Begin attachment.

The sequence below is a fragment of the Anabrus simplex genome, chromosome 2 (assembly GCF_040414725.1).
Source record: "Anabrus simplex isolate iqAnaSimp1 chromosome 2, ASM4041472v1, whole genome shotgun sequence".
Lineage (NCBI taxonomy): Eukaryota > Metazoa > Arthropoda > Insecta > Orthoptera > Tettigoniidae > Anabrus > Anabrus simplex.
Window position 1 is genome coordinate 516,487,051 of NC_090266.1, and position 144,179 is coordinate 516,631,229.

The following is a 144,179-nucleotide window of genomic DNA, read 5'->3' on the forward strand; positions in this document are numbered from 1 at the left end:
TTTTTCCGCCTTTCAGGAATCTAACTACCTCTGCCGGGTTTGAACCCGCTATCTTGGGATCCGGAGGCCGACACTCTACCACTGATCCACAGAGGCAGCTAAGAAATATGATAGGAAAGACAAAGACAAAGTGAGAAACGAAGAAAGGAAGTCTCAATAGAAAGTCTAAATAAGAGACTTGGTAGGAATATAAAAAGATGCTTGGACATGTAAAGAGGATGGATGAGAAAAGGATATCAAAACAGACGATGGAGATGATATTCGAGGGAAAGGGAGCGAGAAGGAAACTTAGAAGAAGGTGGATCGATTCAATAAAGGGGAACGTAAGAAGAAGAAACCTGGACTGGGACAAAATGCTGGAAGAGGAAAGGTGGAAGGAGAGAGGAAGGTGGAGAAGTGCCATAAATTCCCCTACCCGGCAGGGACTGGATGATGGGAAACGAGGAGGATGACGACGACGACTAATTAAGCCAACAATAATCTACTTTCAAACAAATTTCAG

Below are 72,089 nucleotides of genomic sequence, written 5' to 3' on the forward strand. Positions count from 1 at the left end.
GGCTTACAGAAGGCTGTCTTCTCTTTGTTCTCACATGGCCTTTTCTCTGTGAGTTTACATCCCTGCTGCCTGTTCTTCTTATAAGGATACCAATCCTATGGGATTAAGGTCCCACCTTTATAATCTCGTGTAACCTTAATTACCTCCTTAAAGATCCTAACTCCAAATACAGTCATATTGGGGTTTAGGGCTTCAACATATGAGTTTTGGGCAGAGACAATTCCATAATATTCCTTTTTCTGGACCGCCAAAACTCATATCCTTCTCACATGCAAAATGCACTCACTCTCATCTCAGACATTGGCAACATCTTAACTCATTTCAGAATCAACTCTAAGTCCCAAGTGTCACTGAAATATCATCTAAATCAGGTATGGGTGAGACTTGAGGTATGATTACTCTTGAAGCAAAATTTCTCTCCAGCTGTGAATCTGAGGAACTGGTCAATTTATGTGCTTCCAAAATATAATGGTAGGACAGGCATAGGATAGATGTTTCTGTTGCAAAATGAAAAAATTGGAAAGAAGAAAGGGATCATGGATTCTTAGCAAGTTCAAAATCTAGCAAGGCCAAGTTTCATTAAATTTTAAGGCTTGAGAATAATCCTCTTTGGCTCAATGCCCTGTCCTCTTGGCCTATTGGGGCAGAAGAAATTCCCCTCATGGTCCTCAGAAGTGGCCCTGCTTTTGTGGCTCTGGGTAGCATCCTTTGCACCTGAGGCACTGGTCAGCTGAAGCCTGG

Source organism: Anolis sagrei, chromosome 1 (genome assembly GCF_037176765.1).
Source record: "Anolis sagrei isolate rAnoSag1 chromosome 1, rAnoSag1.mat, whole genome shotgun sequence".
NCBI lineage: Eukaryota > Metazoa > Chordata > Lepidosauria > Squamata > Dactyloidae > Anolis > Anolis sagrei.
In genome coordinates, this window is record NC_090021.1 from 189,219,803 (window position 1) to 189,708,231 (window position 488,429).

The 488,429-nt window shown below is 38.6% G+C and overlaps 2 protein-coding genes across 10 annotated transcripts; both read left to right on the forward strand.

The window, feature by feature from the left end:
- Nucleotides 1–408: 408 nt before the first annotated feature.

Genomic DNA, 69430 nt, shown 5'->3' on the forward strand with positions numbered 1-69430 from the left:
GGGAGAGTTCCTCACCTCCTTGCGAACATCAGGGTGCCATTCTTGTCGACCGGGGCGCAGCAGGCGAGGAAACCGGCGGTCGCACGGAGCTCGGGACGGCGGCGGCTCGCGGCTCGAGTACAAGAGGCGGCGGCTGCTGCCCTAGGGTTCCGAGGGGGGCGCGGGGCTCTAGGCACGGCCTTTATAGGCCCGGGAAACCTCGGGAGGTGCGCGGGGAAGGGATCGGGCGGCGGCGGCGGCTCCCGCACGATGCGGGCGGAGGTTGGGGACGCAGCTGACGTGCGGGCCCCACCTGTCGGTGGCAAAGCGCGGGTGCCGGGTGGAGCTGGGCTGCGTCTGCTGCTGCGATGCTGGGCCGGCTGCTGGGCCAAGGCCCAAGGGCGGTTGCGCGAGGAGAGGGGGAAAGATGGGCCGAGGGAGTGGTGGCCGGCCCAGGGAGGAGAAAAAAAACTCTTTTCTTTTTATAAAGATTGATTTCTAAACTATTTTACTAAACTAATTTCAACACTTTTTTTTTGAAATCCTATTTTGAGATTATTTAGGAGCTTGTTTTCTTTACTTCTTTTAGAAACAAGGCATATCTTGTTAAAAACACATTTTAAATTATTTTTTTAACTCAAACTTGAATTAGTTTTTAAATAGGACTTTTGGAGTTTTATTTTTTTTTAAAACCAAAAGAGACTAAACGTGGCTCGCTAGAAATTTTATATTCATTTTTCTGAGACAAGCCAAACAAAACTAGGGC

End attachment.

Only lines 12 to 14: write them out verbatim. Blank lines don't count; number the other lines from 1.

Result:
In genome coordinates, this window is record NC_090021.1 from 189,219,803 (window position 1) to 189,708,231 (window position 488,429).

The 488,429-nt window shown below is 38.6% G+C and overlaps 2 protein-coding genes across 10 annotated transcripts; both read left to right on the forward strand.

The window, feature by feature from the left end: